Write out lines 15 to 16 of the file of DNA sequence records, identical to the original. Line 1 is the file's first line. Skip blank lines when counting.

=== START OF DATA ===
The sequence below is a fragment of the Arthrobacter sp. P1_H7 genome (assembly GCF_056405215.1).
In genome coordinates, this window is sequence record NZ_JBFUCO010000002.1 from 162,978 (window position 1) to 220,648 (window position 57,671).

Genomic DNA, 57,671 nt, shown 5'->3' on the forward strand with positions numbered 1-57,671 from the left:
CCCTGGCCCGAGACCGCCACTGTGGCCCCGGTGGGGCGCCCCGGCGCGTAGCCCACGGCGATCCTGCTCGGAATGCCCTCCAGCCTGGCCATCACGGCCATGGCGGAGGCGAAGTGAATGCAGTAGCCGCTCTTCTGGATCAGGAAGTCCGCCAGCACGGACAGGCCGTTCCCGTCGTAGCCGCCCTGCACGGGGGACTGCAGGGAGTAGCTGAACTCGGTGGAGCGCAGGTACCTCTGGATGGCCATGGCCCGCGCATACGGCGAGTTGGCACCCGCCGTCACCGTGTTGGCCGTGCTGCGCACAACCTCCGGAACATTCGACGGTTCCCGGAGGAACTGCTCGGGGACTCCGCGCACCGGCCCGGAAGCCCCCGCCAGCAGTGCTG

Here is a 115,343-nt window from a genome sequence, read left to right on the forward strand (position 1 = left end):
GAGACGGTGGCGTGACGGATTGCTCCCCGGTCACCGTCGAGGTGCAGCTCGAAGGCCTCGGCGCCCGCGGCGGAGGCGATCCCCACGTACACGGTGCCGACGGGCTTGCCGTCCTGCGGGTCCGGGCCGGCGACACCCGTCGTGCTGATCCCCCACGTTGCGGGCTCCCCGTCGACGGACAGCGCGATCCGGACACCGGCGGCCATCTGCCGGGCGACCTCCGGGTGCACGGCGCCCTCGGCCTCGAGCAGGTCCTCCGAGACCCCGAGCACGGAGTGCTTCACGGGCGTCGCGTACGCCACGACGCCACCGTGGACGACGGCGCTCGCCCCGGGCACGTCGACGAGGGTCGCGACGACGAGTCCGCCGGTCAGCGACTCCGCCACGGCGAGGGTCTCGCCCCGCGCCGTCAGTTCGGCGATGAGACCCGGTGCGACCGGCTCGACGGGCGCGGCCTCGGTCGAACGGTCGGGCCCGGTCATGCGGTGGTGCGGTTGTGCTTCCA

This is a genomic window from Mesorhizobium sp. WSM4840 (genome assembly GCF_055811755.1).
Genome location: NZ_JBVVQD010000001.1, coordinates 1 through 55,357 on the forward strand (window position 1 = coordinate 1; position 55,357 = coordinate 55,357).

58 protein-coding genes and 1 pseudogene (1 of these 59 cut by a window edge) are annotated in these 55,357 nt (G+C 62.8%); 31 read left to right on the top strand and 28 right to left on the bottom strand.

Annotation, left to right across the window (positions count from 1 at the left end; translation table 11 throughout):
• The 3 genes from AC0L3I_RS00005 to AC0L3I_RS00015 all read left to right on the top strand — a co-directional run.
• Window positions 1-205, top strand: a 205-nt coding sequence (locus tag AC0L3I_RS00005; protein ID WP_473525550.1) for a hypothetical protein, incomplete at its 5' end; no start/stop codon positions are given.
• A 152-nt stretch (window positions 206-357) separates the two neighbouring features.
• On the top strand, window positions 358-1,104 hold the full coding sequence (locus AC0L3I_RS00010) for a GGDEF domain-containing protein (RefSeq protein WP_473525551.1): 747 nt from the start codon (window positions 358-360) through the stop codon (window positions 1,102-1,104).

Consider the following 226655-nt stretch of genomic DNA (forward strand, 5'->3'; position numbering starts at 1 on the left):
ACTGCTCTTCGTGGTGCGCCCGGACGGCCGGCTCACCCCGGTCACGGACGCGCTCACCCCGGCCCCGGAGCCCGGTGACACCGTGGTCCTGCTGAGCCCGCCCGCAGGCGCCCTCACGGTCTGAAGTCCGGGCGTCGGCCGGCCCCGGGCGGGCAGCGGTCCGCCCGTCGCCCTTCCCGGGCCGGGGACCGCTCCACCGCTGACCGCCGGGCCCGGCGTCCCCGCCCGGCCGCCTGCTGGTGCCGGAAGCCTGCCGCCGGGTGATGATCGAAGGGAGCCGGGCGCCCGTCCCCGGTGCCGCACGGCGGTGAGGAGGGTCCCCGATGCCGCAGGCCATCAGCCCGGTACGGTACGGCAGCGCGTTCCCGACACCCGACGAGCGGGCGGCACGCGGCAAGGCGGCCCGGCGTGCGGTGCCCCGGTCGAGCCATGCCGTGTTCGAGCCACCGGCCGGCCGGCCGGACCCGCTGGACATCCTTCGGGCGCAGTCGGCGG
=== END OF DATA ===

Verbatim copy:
Consider the following 226655-nt stretch of genomic DNA (forward strand, 5'->3'; position numbering starts at 1 on the left):
ACTGCTCTTCGTGGTGCGCCCGGACGGCCGGCTCACCCCGGTCACGGACGCGCTCACCCCGGCCCCGGAGCCCGGTGACACCGTGGTCCTGCTGAGCCCGCCCGCAGGCGCCCTCACGGTCTGAAGTCCGGGCGTCGGCCGGCCCCGGGCGGGCAGCGGTCCGCCCGTCGCCCTTCCCGGGCCGGGGACCGCTCCACCGCTGACCGCCGGGCCCGGCGTCCCCGCCCGGCCGCCTGCTGGTGCCGGAAGCCTGCCGCCGGGTGATGATCGAAGGGAGCCGGGCGCCCGTCCCCGGTGCCGCACGGCGGTGAGGAGGGTCCCCGATGCCGCAGGCCATCAGCCCGGTACGGTACGGCAGCGCGTTCCCGACACCCGACGAGCGGGCGGCACGCGGCAAGGCGGCCCGGCGTGCGGTGCCCCGGTCGAGCCATGCCGTGTTCGAGCCACCGGCCGGCCGGCCGGACCCGCTGGACATCCTTCGGGCGCAGTCGGCGG